Fostered in the “sacred steel” community of the Pentacostal House of God Church, Robert Randolph began making sacred music as a teenager, learning to play the pedal steel guitar by observing how the gritty instrument was used in church services. “Growing up as a kid in the church, you always wanted to be the pedal-steel guy,” he told NPR. “Because you were, you know, the main rock star.” Later, when he began incorporating aspects of secular music, namely funk and soul, into his gospel act, his mastery of the relatively obscure instrument proved a lucrative gimmick, serving to augment his already notable talent by taking the pedal steel out of its conventional country music ouvre. In the early 2000s, Randolph fashioned a Family Band by commandeering cousins Marcus Randolph and Danyel Morgan (drums and bass, respectively) and sister Lenesha Randolph (vocals), along with guitarist/keyboardist Brett Haas, and with them he rode the gospel-blues wave straight onto Rolling Stone’s list of the 100 Greatest Guitarists:
Randolph’s family band is one of the most intense live acts in all of jamdom. His thirteen-string instrument has a chillingly clear tone, and his solos are dotted with howling melodies and perpetually cresting, lightning-fast explorations.
As a jam band hero and enthusiastic showman, Randolph is already known for the echoing gulf between great live shows and disappointingly sub-par albums. Maybe it’s that the unspoken philosophical demands of albums, the pressure to produce a cohesive and timeless artistic statement that transcends the uninhibited revelry of a live show, remain unmet. Maybe it’s the fact that gnarled shredding and non-stop canned interjections (“Turn it up!,” “That’s it!,” “Cmon!,” “Get ready!”) lose their magic transitioning from stage to studio. Maybe it’s that on second listen, you realize that the stories of “Blacky Joe” and “Welcome Home” don’t develop at all (who is Blacky Joe and what did he even do? Yeah I didn’t catch that either) and/or amount to characterless empty clichés. That on the whole, Lickety Split feels embarrassingly insincere and fails to prove that the gospel artist’s chosen anachronistic idioms are alive and well.
Take for instance the track “Born Again,” which sets up a neat euphonic groove and carries energetic praise-the-lord lyrics, yet outside of being a solid, funky gospel song, it’s entirely forgettable. Mix some family-friendly hip hop breaks into a blandly dreamy Calypso shuffle and you’ve got “New Orleans,” which has the aesthetic appeal of commercial art, like those mass-produced paintings of the beach or a pretty sunflower you might find at your local dentist, and in that same sad, non-ironic way. The most noteworthy aspects of Lickety Split are Rudolph’s egotistic jam sessions with Carlos Santana, but without being part of a meaningful musical package, who cares about virtuosity?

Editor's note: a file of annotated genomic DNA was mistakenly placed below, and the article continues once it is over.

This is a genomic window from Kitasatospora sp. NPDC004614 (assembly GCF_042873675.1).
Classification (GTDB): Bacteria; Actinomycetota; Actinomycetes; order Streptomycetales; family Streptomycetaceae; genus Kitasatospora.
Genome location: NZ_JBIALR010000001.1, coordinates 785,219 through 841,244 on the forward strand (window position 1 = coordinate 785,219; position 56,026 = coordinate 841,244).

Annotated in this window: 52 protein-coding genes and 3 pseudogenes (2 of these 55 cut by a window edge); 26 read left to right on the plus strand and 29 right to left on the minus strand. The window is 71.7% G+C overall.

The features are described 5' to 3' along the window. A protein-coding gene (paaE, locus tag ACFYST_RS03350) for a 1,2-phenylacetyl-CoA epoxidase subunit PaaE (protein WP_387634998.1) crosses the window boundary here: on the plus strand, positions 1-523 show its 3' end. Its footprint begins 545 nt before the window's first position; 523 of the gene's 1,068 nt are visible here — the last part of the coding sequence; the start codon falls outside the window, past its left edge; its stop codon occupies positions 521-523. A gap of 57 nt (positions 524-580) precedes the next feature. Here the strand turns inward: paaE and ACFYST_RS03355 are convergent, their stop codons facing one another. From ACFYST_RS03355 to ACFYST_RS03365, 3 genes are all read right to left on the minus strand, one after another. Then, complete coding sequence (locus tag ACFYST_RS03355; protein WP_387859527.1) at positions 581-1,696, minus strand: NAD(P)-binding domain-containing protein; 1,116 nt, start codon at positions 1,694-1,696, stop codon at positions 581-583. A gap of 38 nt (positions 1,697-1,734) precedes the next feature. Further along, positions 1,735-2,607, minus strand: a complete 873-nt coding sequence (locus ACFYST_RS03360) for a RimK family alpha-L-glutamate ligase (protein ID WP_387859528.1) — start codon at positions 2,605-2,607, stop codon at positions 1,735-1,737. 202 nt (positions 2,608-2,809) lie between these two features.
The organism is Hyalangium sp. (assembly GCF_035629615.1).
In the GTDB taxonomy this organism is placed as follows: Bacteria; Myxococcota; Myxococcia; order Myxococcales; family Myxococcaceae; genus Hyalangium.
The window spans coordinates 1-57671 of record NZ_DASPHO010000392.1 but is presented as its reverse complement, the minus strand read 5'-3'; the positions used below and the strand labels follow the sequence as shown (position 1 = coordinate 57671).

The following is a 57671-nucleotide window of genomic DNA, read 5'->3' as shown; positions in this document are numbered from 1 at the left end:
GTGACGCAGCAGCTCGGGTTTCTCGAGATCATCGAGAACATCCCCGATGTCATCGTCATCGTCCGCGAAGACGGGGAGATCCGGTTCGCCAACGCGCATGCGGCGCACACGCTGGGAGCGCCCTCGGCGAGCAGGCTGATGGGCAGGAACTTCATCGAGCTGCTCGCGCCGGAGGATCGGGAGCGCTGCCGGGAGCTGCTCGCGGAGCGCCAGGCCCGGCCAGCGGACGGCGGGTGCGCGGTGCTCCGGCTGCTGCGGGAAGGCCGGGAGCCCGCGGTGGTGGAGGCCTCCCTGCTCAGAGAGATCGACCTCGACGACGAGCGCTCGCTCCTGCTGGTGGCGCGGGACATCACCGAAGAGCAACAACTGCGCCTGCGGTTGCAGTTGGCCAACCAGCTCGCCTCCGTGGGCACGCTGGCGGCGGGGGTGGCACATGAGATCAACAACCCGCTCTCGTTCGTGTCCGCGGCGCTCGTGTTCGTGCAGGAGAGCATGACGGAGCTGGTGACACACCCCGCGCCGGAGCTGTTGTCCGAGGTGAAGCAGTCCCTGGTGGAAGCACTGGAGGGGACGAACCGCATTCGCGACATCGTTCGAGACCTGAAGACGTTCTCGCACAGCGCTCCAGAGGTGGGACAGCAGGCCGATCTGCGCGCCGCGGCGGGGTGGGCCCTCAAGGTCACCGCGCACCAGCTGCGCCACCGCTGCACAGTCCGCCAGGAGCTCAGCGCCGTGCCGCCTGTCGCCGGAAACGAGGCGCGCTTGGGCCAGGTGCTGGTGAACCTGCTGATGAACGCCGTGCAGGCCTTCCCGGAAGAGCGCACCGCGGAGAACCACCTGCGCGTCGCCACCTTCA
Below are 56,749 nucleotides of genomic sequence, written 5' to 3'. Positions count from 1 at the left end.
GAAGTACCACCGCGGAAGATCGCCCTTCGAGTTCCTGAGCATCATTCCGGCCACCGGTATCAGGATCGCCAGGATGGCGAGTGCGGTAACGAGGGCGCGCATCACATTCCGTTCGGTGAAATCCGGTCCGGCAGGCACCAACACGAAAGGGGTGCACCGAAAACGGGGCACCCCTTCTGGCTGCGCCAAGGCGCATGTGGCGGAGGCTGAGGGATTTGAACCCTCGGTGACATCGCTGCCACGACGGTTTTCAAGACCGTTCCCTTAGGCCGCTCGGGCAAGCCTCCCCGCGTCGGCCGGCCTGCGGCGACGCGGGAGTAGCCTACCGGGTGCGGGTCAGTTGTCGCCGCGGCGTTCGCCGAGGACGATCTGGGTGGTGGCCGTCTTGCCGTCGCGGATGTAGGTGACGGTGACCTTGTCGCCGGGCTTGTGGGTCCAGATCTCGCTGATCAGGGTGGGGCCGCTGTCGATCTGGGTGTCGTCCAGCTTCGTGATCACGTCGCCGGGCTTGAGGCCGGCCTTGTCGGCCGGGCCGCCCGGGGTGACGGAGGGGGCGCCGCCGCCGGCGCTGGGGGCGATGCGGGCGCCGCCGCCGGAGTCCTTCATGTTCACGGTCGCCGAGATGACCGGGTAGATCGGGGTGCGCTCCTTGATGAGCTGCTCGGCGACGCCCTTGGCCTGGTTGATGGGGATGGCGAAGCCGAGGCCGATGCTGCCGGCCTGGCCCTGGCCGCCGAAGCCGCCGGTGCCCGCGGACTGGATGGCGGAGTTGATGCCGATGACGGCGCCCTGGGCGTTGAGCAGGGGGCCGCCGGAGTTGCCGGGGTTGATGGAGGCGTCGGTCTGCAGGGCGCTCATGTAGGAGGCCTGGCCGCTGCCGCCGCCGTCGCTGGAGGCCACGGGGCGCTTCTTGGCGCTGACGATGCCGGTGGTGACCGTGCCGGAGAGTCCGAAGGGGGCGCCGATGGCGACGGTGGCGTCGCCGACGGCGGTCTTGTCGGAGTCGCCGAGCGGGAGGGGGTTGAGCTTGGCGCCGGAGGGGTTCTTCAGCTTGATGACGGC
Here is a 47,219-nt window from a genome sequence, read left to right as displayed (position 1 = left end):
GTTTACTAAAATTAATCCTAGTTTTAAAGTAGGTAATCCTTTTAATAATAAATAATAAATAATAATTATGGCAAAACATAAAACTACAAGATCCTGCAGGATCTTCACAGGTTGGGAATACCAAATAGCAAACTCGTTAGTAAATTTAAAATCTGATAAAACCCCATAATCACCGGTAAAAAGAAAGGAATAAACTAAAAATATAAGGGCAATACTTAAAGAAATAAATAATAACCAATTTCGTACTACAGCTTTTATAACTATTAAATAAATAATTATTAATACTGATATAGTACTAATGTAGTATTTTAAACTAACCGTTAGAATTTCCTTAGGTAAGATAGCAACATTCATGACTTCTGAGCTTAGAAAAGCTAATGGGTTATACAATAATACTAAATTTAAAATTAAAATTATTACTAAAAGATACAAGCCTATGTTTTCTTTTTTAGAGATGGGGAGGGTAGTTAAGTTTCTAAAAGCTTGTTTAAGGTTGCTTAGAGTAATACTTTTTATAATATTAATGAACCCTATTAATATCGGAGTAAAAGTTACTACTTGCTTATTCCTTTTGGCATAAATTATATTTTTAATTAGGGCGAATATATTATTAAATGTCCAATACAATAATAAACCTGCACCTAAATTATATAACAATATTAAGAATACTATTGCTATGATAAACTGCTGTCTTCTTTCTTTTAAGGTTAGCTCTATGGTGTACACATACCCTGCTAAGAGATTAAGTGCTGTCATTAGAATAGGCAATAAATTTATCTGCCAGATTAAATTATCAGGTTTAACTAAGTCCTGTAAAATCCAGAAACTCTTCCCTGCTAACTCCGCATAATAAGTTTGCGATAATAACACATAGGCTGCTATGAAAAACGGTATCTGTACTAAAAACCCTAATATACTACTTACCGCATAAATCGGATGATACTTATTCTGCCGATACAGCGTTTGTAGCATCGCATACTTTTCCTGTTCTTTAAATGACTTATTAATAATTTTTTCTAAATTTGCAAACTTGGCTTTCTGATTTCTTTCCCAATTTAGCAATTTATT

Yes, the record is definitely “amped up.” At least seemingly so. But one could never say for sure when the emotion is expressed through boringly familiar rhyme schemes saturated with obnoxiously hackneyed phrases like “big trucks, big wheels” and “hot like apple pie” in “All-American,” or the dreadful title track with its 30-plus shameless clichés (I counted) including ye olde counting motif “1-2-3-4-5-6-7-8” and “party like it’s 1999.” Not to mention jumping on the fuck-wall-street bandwagon while dissing the wife: “[she] sneaks my money while I’m asleep, never gonna get it back, rather have her steal it than the man from Goldman Sachs.”
Fortunately, some lyrical respite comes when Randolph puts the pen down and opts instead for a classic rock cover or two, such as the 1966 Rascals hit and rock-and-roll standard “Good Lovin’,” though I can certainly see why it fits the content-free spirit of Lickety Split. It’s a strategy used to great effect at his live appearances, where crowds will throw fits of tipsy delight for anything they recognize, but Randolph’s reiteration doesn’t have the same facile charm on record.
Looking at him as a benefit-hopper who founded the Robert Randolph Music and Arts Program and recently embarked on a project to remodel an abandoned school building in his New Jersey hometown, one could dote endlessly on Rudolph’s character and contributions to the world of music. Perhaps he was over-stressed while minting this fifth studio record in the RR&TFB collection. But its strict adherence to worn-out idioms and uninspired musical formulas are a recipe for another shelf-bound novelty album to break out the next time your coworker brings his kids over for a playdate.